On April 24, 2015, the U.S. Department of Housing and Urban Development (HUD) announced that it would reform its Distressed Asset Stabilization Program (DASP), requiring purchasers to take stronger steps to ensure that homeowners are given further options to avoid foreclosure.
DASP was set up in 2010, to pool distressed loans and encourage successful purchasers to work with delinquent borrowers to avoid foreclosure. An FHA servicer can place severely delinquent loans in the pool if the borrower is at least six-months in arrears and all FHA loan modification options had been exhausted. Purchasers of DASP-pooled loans must ensure that 50% of the pool remains performing, “by any means necessary.” Recently, DASP has come under some scrutiny by housing advocates (see, e.g., this report by the Los Angeles Times, this post by the Hill, and this letter written to HUD by housing advocates), which may have spurred this reform. Highlights of the proposed changes are as follows:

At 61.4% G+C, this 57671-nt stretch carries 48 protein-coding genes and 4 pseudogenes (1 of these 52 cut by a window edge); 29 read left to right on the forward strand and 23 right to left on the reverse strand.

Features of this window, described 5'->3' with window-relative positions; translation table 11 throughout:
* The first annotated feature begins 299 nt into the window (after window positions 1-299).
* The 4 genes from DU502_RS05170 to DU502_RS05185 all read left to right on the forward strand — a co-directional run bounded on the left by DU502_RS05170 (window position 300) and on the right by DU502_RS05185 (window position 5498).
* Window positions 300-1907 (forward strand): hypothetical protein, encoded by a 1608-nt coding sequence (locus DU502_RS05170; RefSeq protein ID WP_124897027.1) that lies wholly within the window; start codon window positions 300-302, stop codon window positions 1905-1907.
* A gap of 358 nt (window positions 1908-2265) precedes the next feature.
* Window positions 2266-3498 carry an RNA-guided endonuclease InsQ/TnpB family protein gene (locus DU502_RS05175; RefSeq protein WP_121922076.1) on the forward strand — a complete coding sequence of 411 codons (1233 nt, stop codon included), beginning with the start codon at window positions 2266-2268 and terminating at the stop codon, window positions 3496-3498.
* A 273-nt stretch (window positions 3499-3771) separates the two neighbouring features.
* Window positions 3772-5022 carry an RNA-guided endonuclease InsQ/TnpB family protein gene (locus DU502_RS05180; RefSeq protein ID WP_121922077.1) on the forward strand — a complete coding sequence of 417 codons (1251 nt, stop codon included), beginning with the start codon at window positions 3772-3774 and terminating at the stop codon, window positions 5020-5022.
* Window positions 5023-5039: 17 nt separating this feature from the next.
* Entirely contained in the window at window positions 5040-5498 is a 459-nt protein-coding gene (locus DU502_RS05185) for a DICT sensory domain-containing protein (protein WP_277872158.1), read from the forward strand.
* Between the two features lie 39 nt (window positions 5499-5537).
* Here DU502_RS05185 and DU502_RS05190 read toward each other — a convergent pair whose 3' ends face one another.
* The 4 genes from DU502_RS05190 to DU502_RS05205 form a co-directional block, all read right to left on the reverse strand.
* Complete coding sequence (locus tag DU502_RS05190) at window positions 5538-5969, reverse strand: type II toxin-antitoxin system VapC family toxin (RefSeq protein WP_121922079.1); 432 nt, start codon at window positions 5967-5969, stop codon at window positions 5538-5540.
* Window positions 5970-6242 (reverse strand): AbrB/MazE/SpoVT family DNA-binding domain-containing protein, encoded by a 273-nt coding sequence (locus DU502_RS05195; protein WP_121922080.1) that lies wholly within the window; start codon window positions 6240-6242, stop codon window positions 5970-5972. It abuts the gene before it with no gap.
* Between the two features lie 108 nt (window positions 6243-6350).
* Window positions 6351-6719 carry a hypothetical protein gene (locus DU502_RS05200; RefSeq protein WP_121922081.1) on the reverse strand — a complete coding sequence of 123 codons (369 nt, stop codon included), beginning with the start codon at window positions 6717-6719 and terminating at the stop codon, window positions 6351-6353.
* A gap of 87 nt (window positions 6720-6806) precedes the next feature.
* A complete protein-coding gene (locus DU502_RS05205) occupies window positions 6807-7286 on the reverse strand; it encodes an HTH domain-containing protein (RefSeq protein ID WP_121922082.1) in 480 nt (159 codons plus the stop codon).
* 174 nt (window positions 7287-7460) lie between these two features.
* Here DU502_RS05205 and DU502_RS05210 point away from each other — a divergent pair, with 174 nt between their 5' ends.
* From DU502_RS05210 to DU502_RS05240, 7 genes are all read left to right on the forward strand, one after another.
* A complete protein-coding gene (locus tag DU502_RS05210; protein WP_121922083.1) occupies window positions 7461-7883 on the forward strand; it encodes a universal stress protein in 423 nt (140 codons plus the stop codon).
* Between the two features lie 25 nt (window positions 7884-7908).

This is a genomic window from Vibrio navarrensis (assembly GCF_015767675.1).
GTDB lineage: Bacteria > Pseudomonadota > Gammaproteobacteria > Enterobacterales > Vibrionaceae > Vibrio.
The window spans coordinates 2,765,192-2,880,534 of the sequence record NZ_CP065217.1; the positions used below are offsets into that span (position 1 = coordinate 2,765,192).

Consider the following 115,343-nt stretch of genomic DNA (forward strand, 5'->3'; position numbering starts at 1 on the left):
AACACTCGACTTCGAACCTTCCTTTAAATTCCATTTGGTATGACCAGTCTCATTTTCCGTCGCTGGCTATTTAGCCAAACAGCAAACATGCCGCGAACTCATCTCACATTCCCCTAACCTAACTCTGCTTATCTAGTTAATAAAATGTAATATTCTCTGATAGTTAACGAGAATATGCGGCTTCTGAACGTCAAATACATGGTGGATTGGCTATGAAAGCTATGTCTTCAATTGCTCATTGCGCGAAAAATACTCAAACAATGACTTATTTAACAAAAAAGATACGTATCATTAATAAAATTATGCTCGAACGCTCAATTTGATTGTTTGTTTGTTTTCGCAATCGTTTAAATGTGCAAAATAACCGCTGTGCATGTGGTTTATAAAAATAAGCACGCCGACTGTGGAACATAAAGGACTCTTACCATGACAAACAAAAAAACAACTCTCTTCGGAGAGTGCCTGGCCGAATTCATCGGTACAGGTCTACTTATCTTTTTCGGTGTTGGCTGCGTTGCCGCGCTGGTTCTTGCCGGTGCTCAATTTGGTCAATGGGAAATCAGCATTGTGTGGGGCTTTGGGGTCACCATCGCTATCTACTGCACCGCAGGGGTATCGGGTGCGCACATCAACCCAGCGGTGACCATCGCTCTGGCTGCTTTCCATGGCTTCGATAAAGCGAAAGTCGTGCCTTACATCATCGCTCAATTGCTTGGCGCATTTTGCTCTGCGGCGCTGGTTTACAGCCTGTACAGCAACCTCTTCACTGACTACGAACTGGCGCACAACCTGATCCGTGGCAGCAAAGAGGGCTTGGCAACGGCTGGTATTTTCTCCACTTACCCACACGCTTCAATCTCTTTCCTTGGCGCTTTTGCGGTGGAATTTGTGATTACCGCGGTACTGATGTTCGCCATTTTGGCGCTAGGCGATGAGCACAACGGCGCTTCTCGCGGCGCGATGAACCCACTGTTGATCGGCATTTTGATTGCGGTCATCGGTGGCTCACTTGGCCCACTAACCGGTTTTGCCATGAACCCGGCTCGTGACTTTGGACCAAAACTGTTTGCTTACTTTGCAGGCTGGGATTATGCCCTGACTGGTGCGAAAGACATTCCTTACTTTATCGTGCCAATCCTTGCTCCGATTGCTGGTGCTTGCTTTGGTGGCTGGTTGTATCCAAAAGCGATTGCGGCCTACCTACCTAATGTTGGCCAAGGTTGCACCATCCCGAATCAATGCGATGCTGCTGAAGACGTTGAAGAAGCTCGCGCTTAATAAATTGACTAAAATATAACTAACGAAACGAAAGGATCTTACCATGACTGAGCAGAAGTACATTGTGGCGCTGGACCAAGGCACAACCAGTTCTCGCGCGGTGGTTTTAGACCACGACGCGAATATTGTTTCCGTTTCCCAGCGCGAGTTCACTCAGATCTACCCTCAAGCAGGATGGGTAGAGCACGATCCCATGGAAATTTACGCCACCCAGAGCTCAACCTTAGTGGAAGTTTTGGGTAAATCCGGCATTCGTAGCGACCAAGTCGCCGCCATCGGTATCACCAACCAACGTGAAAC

- Once sold, DASP-pooled loans cannot be foreclosed by the purchaser for one year (presently, the moratorium is six months);
- Servicers will be required to review DASP-pooled loans for the Home Affordable Modification Program and other loss mitigation alternatives (presently, loan servicers are merely encouraged to do this);
- Stronger reporting requirements and stiffer penalties for failing to comply with quarterly-reporting requirements (specifics of which are presently unavailable from HUD);
- New obligations to report on borrower outcomes, even if the promissory note is transferred; and
- Increase nonprofit participation regarding certain segments of DASP-pooled loans by: (1) prioritizing non-profit purchasers; (2) creating non-profit only loan pools; and (3) allowing purchasers to re-sell promissory notes to non-profits.
Servicers should pay attention to these proposed changes, because the new requirements will start to come into effect beginning in June 2015, when HUD plans to sell the first pool of loans under the revised rules. LenderLaw Watch will monitor developments with the DASP reform, and will bring readers more details as they become available.